Stuck & Sore



IN a disconcerting turn of events, major towns and Srinagar city of Kashmir are grappling with an unprecedented traffic mess, leaving commuters frustrated and authorities scrambling for solutions. The persistent congestion has brought to light critical concerns regarding the region’s infrastructure and urban planning, with citizens expressing growing dissatisfaction.

Srinagar, the summer capital of Jammu and Kashmir, along with key towns like Baramulla, Sopore, Anantnag and Shopian are witnessing chaotic traffic conditions, particularly during peak hours. The situation has escalated to a point where daily commuting has become a gruelling ordeal.

Experts point to several factors contributing to the escalating traffic woes. Inadequate road infrastructure, surge in vehicle numbers, and insufficient public transportation options have been identified as primary issues. The outdated road network struggles to accommodate the burgeoning population and increasing vehicular density.

  • Frustration hangs thick

The locals are increasingly vocal about their frustrations, citing daily struggles to navigate through the labyrinth of congested roads. Talking to KC, Bisma Rashid, a lawyer who travels regularly from Chadoora to Srinagar for her daily cases in lower district court of Srinagar, says the 20-minute travel has turned into the nightmare due to rampant traffics jams in Srinagar and outer arteries. “What should be a 20-minute commute often turns into a two-hour ordeal,” laments Bisma, adding, “the traffic situation has gone from bad to worse, and it’s affecting our daily lives”.

Businesses are also feeling the impact, as delivery schedules are disrupted and customers find it challenging to access shops and services. The ripple effects are being felt across various sectors, raising concerns about the long-term economic implications if the traffic situation is not swiftly addressed.

A group of students at the Sopore Degree College tell KC about how much they are suffering due to regular traffic congestion. Among them, Athar Ali says: “The Sopore bypass road connecting to Kupwara a picture of congestion. The whole stretch has been occupied by loaded trucks at peak hours of the morning and the evening. We can neither reach college on time nor reach home before dusk”.

In Baramulla district, the most frequent spots which continue to witness frequent traffic jams are Sangrama, Pattan, Sopore Bypass and Delina and as one gets out of the mess while heading towards the city, one gets halted again at Qamarwari and then at Batamaloo. And when one heads further in the city, things are worse.  Similar is the situation at other places like Anantnag, Shopian, Kulgam and Handwara. When complete breakdown happens, the police personnel and Army men regulate the traffic at different routes in Kashmir.

  • What says the traffic police?

Penalising the traffic violators alone can’t smoothen the traffic management system in the Srinagar city and major towns of the Kashmir Valley, but improving facilities in the public transport system could be the right way to reduce the increasing traffic congestion in cities and towns. A traffic police official says, “We have a clear roadmap with us to regulate the traffic management in the Valley. There are unregistered vehicles which ply on roads and sometimes careless driving at prominent junctions leads to traffic mess in which our personnel work promptly to regulate the traffic. We get reports of congestion and we look into the complaints and get into action without delay”.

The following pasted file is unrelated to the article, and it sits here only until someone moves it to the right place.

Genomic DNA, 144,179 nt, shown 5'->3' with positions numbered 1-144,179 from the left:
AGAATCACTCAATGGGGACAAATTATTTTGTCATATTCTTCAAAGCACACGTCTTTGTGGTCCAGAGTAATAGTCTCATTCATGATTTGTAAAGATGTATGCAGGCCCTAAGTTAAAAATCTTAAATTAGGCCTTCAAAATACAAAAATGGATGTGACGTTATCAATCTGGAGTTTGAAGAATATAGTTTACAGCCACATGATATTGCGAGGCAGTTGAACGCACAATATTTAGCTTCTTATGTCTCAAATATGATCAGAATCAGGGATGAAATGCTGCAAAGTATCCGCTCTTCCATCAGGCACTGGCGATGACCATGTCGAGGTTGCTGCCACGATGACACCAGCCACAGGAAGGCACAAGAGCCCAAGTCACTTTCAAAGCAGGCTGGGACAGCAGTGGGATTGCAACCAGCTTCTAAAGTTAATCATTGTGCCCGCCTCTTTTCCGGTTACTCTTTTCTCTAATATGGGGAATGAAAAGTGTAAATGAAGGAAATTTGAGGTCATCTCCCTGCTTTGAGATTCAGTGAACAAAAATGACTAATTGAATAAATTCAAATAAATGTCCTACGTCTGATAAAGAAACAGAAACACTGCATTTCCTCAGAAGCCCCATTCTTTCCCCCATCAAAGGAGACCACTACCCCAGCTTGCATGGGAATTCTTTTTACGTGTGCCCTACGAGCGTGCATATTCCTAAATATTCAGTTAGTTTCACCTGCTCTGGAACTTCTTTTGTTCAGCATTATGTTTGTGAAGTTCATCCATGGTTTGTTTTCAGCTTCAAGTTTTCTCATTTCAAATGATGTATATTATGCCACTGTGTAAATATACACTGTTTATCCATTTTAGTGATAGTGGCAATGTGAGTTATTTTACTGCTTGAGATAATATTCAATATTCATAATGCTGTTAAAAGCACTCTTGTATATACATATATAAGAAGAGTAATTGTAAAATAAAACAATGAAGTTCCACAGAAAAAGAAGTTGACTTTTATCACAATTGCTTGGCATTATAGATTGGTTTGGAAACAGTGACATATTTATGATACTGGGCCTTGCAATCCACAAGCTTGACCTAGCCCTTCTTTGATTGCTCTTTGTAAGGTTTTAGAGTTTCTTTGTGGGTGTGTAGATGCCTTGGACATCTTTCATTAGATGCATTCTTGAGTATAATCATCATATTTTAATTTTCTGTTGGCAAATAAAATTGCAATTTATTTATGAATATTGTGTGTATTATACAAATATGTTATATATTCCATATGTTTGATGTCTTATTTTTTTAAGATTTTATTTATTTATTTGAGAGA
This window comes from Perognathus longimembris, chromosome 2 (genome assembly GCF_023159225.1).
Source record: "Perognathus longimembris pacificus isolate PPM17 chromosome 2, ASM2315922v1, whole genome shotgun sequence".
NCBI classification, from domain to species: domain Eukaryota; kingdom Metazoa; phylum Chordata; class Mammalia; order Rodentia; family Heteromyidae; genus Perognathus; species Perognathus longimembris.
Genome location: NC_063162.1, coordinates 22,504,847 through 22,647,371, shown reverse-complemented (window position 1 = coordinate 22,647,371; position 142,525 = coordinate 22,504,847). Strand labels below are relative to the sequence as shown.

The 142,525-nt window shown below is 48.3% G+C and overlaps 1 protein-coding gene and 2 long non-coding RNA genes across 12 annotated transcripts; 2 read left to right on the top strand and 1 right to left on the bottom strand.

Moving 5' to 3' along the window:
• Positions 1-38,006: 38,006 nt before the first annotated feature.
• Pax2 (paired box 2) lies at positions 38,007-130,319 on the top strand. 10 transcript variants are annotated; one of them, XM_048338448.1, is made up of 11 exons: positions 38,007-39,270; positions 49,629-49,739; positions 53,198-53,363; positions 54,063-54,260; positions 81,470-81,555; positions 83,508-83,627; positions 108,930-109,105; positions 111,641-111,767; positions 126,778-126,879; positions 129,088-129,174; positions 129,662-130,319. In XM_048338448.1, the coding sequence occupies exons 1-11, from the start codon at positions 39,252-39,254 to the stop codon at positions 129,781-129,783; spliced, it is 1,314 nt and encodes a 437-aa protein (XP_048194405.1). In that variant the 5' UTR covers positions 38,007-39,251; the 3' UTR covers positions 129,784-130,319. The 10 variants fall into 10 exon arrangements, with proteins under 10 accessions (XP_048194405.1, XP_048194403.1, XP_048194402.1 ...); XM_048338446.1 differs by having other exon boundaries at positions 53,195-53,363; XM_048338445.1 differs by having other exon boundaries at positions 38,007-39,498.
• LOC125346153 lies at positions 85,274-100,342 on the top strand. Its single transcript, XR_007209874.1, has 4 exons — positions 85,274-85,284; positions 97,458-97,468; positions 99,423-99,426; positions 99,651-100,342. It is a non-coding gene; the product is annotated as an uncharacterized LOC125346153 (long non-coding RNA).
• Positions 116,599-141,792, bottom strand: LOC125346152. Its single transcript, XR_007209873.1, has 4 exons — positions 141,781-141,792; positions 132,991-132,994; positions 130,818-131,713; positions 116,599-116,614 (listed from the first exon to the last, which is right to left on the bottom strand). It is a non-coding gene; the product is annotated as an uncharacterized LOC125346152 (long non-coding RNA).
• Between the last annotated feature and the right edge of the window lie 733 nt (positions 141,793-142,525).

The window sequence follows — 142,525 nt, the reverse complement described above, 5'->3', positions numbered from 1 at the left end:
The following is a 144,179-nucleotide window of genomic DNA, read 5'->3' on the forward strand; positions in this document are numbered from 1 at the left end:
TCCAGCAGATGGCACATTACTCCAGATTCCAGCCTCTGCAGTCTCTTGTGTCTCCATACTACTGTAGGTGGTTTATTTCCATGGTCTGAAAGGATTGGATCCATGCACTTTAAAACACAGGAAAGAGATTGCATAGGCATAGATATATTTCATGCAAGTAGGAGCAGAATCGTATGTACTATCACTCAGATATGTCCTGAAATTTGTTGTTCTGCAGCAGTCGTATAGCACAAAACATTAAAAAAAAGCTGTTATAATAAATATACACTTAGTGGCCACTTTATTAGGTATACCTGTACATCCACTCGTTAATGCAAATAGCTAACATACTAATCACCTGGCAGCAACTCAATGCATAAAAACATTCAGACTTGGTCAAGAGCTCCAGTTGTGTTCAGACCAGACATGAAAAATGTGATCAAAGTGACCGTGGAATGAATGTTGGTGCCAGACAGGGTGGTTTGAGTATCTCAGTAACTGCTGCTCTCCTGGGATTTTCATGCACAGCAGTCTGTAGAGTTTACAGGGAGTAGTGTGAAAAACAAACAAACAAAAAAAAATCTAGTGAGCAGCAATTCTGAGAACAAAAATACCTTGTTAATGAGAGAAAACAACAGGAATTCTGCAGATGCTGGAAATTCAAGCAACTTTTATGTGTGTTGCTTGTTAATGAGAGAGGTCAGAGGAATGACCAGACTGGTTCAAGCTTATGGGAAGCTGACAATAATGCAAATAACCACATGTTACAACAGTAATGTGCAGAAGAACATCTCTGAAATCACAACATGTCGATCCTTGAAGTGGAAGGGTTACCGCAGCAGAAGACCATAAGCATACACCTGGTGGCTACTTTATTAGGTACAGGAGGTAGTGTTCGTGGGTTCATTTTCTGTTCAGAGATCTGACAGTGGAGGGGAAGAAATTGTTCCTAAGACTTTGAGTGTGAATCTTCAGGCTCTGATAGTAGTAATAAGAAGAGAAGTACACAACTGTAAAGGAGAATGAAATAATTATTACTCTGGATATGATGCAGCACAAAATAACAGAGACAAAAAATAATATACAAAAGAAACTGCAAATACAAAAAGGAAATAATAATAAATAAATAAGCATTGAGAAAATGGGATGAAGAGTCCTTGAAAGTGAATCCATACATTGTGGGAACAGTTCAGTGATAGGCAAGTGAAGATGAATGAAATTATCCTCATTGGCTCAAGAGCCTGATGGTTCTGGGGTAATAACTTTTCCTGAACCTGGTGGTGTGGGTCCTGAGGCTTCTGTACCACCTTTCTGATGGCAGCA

• The government response and future plans

In response to the growing crisis, the local administration has taken up large scale road building and widening to alleviate the traffic jams. In this regard, Baramulla-Srinagar highway is being widened to maximum width and flyover bridge construction has been started at numerous important junctions in the City and major towns like Pattan and Sangrama. Plans for the expansion of the existing roads, the construction of new thoroughfares, and improvements in public transportation infrastructure are reportedly in the pipeline.

The infusion of public transport is at a nascent stage at present. Public vehicles travel along specific routes only and they are overcrowded. The launch of e-buses in Srinagar is certainly an improvement. They will create a harmonious balance between ecology and physical mobility. These e-buses would ply on 15 intra-city routes and two inter-city routes and would run a minimum of 200 km per day from 8 am to 8 pm. The e-buses are equipped with universal access and an HVAC (heating, ventilation, and air conditioning) system, an on-board vehicle tracking system, CCTV, and an emergency stop facility. A dedicated mobile app and online ticket payment facility have been developed for the convenience of the passengers. All the buses are integrated with Srinagar Smart City’s Integrated Command and Control Centre. A bus depot is coming up at Pantha Chowk and charging sub-stations have been developed for smooth operation of e-buses.

These e-buses will surely bring a sigh of relief to the residents and commuters travelling to Srinagar but the government must think of the peripheral areas which are badly muddled under traumatising experiences of traffic congestion these days and a policy must be worked out to ease congestion in the rural and major towns of the Valley.


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